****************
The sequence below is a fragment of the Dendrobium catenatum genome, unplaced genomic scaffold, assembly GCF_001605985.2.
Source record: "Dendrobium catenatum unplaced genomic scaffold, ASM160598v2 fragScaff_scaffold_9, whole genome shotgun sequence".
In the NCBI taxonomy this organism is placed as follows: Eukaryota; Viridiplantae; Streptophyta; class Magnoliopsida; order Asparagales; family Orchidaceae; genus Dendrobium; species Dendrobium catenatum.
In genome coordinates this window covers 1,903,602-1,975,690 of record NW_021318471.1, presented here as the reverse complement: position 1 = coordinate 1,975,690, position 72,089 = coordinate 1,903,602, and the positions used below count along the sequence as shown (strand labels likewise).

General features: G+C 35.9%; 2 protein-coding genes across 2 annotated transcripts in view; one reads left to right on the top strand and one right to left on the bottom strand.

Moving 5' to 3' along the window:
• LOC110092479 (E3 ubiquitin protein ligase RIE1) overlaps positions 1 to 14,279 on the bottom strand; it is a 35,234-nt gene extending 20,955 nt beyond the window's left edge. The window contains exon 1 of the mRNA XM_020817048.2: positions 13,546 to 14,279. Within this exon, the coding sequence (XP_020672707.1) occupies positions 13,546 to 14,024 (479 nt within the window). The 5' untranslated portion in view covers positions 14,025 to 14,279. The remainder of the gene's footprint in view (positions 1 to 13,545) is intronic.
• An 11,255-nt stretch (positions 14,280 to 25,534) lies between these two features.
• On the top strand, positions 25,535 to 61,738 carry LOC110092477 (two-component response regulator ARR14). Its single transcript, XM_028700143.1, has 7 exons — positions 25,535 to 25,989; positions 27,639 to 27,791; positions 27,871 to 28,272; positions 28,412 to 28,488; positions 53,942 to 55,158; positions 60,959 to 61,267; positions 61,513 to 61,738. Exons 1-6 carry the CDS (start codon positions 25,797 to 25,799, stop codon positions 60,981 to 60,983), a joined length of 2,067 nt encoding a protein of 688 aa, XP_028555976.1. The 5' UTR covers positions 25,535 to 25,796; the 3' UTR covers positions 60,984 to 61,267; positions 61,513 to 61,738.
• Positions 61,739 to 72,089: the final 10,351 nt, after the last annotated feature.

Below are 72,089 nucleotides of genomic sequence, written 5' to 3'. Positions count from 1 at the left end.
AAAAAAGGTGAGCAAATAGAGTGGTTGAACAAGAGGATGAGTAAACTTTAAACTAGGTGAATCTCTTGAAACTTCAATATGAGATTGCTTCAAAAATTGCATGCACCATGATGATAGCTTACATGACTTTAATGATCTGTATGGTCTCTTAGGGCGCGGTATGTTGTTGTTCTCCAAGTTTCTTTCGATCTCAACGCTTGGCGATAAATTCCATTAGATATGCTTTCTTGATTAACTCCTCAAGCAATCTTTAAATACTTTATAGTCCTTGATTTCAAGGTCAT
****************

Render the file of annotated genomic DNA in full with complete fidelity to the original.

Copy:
The sequence below is a fragment of the Dendrobium catenatum genome, unplaced genomic scaffold, assembly GCF_001605985.2.
Source record: "Dendrobium catenatum unplaced genomic scaffold, ASM160598v2 fragScaff_scaffold_9, whole genome shotgun sequence".
In the NCBI taxonomy this organism is placed as follows: Eukaryota; Viridiplantae; Streptophyta; class Magnoliopsida; order Asparagales; family Orchidaceae; genus Dendrobium; species Dendrobium catenatum.
In genome coordinates this window covers 1,903,602-1,975,690 of record NW_021318471.1, presented here as the reverse complement: position 1 = coordinate 1,975,690, position 72,089 = coordinate 1,903,602, and the positions used below count along the sequence as shown (strand labels likewise).

General features: G+C 35.9%; 2 protein-coding genes across 2 annotated transcripts in view; one reads left to right on the top strand and one right to left on the bottom strand.

Moving 5' to 3' along the window:
• LOC110092479 (E3 ubiquitin protein ligase RIE1) overlaps positions 1 to 14,279 on the bottom strand; it is a 35,234-nt gene extending 20,955 nt beyond the window's left edge. The window contains exon 1 of the mRNA XM_020817048.2: positions 13,546 to 14,279. Within this exon, the coding sequence (XP_020672707.1) occupies positions 13,546 to 14,024 (479 nt within the window). The 5' untranslated portion in view covers positions 14,025 to 14,279. The remainder of the gene's footprint in view (positions 1 to 13,545) is intronic.
• An 11,255-nt stretch (positions 14,280 to 25,534) lies between these two features.
• On the top strand, positions 25,535 to 61,738 carry LOC110092477 (two-component response regulator ARR14). Its single transcript, XM_028700143.1, has 7 exons — positions 25,535 to 25,989; positions 27,639 to 27,791; positions 27,871 to 28,272; positions 28,412 to 28,488; positions 53,942 to 55,158; positions 60,959 to 61,267; positions 61,513 to 61,738. Exons 1-6 carry the CDS (start codon positions 25,797 to 25,799, stop codon positions 60,981 to 60,983), a joined length of 2,067 nt encoding a protein of 688 aa, XP_028555976.1. The 5' UTR covers positions 25,535 to 25,796; the 3' UTR covers positions 60,984 to 61,267; positions 61,513 to 61,738.
• Positions 61,739 to 72,089: the final 10,351 nt, after the last annotated feature.

Below are 72,089 nucleotides of genomic sequence, written 5' to 3'. Positions count from 1 at the left end.
AAAAAAGGTGAGCAAATAGAGTGGTTGAACAAGAGGATGAGTAAACTTTAAACTAGGTGAATCTCTTGAAACTTCAATATGAGATTGCTTCAAAAATTGCATGCACCATGATGATAGCTTACATGACTTTAATGATCTGTATGGTCTCTTAGGGCGCGGTATGTTGTTGTTCTCCAAGTTTCTTTCGATCTCAACGCTTGGCGATAAATTCCATTAGATATGCTTTCTTGATTAACTCCTCAAGCAATCTTTAAATACTTTATAGTCCTTGATTTCAAGGTCAT